DG: Didn't Elvis Costello say that the first rule of writing subversive pop songs was not calling them subversive? Donation Derby is an autobiographical comic. There are things that I remember only because they were in Donation Derby. There are things that I have wanted to put down on paper for this reason, but they didn't involve spending money. I can no longer remember what these things were. I have friends who are rarely in Donation Derby because we often socialize without spending money. There are parts of my life that are greatly over-represented in Donation Derby for the same reason, though I do make a fair number of trips to the supermarket.
Donation Derby is an autobiography that only finds financial transactions worthy of preserving. And that is what it has done.
RMJ: Is there any particular reason you don't use social media like Twitter and Facebook? Do you see yourself embracing them in the future?
DG: I know that this is at the very best a stodgy stand—and maybe a thoroughly out of date and discredited one—but I believe in the finished product. Not as an audience member. As an audience member I admire the tossed-off comment—the demo tape, the unintended patina of age and the half-completed mess that gets up and decides to call itself done. But I can't apply that to my own work. I fix typos, I rewrite endings. I think the process should be silent and the artist should be silent and the final product should be delivered and that is it.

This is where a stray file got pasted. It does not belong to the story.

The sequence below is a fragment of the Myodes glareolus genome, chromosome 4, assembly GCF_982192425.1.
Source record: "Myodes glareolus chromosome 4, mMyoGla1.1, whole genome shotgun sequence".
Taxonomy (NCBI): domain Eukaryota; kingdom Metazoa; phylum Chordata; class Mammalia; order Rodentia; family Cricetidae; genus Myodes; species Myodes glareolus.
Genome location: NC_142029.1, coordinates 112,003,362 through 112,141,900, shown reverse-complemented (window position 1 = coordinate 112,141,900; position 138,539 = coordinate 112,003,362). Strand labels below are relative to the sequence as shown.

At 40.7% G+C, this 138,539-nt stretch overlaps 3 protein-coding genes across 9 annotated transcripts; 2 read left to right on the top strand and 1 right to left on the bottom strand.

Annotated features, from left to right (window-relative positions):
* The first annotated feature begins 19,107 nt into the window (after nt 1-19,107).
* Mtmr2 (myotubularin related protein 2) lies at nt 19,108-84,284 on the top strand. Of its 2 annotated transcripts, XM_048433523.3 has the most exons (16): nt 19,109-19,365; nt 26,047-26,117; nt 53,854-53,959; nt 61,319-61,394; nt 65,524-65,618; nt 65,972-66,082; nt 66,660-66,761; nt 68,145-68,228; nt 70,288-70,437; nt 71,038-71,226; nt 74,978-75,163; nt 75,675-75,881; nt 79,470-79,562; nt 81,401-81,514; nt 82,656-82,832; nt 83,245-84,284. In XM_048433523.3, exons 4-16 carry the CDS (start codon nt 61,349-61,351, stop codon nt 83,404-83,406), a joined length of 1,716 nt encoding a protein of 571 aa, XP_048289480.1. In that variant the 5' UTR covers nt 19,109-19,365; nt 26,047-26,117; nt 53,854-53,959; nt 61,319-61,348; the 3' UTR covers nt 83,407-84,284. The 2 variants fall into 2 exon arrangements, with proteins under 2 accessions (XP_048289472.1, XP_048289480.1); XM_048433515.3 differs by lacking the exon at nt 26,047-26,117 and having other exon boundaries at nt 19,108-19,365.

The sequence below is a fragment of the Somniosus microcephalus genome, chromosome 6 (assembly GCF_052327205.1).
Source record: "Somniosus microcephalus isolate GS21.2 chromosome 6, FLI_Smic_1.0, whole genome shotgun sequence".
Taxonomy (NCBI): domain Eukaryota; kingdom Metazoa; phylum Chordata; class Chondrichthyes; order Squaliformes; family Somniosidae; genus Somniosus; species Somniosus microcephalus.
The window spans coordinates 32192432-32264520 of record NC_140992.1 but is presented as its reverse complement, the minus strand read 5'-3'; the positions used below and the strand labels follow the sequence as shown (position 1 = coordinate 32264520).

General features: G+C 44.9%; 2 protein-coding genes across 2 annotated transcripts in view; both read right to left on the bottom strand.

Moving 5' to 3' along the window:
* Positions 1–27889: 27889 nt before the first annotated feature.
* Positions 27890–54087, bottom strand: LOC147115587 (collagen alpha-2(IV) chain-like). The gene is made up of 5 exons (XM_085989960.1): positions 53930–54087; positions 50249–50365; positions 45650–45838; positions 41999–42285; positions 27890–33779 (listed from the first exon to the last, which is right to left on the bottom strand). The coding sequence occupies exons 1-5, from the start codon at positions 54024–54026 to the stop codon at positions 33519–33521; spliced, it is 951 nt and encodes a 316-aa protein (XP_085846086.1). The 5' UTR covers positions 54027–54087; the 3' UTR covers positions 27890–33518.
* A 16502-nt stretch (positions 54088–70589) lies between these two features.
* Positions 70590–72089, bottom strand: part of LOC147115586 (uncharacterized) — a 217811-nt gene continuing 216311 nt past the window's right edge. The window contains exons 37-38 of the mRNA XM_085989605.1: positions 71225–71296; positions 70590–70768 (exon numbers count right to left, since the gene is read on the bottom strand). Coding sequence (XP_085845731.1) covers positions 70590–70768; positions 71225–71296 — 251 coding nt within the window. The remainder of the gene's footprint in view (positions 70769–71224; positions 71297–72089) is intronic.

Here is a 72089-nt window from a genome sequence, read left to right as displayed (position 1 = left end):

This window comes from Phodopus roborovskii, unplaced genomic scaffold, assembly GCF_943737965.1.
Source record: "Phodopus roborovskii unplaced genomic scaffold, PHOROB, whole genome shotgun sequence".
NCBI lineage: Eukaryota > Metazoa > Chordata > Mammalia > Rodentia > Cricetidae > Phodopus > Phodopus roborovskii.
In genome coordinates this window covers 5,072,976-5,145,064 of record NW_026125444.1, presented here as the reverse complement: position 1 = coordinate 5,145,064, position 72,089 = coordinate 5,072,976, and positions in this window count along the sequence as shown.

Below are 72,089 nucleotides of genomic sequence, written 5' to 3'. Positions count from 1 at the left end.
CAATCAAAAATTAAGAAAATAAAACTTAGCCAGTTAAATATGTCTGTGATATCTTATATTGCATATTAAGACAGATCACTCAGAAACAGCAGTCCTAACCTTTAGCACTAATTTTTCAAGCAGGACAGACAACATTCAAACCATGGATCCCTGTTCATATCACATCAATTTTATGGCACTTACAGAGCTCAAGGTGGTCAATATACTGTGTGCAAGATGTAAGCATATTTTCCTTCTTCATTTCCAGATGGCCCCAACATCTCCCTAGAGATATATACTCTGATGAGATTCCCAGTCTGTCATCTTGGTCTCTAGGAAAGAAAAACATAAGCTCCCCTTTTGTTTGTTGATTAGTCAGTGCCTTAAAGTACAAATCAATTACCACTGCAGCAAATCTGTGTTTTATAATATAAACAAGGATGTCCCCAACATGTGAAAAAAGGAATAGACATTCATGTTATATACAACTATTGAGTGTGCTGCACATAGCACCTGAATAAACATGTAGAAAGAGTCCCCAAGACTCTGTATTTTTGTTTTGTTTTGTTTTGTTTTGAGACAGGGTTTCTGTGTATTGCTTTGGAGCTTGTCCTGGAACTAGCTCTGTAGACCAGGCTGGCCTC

RMJ: In addition to being an awesome and very prolific cartoonist, you're also he guitarist for Jenny and the Holzers. Why do you make music? What portion of your time do you spend on music?
DG:I can't necessarily draw something in the manner I'd like to draw it, but I can look at an image and understand the image. I do not understand music. At all. I am a fan of music. And that's why it's a fun and rewarding wall to throw myself against.
RMJ: Eleven years is a long time to work on a particular project. How have you sustained your work for so long? Have you ever considered retiring the strip?
DG: I believe in doing. How I write Cat and Girl is, I wake up and stare at a piece of paper until I have an idea.That is the only way I know to do it. I can't retire from Cat and Girl like everyone else can't retire from their jobs unless they can find another job that seems good or less bad. Cat and Girl is the least bad job I have ever had.
Thanks so much to Dorothy Gambrell! Come back next week for an interview with Danielle Corsetto of Girls With Slingshots!